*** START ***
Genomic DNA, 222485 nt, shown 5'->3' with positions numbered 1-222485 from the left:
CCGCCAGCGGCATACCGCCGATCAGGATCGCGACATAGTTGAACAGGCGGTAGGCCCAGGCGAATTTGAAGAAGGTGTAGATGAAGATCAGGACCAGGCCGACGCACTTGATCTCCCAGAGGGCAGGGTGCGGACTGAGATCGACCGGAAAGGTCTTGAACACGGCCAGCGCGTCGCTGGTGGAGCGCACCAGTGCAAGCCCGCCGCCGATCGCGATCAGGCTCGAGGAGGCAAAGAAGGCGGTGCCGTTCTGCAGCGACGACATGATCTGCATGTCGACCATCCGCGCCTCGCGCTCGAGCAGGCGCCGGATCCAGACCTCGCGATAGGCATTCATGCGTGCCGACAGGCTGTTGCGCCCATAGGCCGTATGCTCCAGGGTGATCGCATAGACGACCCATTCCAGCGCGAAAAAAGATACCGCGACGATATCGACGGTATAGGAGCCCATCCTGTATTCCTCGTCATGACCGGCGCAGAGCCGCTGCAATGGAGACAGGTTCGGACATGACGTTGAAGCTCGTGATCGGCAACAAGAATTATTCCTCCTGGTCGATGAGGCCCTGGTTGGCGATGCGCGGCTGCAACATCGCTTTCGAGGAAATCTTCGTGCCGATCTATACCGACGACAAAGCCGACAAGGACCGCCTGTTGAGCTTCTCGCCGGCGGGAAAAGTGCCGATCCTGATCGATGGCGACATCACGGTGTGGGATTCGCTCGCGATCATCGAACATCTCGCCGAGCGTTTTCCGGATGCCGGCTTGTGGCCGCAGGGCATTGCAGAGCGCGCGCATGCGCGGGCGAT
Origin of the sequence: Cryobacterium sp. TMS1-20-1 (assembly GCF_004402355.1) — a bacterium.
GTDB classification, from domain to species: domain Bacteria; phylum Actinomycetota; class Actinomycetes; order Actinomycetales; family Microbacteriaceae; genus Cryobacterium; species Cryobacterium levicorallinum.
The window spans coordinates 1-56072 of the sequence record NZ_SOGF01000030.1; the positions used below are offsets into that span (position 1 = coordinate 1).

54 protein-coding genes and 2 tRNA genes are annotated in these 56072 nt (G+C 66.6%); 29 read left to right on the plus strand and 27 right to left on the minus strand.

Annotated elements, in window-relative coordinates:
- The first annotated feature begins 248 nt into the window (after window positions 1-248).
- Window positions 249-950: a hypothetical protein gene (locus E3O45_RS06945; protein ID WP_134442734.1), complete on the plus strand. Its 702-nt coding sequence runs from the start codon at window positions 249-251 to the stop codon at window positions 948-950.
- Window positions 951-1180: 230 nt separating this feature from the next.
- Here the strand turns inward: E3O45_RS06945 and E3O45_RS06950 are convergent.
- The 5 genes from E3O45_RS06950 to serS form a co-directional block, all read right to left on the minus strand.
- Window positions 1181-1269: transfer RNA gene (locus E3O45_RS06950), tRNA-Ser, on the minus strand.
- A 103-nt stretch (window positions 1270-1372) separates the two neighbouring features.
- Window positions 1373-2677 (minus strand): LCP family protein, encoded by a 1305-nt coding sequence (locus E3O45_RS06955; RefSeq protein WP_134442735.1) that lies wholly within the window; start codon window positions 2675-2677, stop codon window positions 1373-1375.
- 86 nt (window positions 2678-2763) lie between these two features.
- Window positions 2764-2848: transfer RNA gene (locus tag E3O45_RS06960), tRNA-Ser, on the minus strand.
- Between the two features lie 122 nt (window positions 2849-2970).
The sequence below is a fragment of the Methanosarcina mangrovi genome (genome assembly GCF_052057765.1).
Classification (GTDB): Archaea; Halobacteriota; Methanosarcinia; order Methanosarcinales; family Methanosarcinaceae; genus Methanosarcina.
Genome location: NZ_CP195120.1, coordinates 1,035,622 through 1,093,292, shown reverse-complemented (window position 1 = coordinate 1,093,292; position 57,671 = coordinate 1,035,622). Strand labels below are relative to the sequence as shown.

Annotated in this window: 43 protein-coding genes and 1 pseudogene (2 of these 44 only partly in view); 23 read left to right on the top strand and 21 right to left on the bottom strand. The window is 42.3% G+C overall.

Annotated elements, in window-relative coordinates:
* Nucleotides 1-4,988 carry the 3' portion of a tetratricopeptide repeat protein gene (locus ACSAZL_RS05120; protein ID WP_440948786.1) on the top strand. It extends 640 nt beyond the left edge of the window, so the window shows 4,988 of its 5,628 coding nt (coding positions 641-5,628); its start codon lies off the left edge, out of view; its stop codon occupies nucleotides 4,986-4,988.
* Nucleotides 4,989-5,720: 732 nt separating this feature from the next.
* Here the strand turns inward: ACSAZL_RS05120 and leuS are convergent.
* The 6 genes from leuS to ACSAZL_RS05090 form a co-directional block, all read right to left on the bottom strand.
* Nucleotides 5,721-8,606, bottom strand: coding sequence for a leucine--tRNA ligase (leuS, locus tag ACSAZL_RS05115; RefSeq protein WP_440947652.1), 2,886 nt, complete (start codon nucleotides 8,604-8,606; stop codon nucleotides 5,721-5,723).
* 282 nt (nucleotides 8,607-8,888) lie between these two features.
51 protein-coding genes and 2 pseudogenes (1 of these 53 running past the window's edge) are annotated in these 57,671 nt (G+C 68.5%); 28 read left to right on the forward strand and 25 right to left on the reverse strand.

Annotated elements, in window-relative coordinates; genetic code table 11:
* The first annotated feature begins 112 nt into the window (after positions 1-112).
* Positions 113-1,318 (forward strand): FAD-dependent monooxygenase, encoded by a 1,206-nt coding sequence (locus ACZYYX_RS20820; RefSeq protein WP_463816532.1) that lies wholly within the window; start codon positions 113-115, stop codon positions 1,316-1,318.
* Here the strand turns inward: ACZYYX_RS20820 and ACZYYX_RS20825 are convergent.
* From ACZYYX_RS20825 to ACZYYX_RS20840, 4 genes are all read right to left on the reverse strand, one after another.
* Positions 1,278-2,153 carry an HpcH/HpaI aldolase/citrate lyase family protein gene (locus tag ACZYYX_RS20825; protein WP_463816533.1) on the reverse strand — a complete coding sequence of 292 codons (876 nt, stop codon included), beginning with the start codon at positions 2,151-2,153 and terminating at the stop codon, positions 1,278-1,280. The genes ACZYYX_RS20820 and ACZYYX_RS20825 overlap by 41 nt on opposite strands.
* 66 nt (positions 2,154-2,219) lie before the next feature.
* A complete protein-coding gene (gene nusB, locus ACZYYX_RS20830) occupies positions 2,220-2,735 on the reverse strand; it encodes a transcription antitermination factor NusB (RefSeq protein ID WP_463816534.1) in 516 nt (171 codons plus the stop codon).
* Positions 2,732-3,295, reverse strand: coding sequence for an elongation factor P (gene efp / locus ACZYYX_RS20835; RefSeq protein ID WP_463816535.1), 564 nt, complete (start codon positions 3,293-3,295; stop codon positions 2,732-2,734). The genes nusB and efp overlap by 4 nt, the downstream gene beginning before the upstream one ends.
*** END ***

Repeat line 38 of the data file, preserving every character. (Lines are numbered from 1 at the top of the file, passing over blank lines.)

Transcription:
* A complete protein-coding gene (gene nusB, locus ACZYYX_RS20830) occupies positions 2,220-2,735 on the reverse strand; it encodes a transcription antitermination factor NusB (RefSeq protein ID WP_463816534.1) in 516 nt (171 codons plus the stop codon).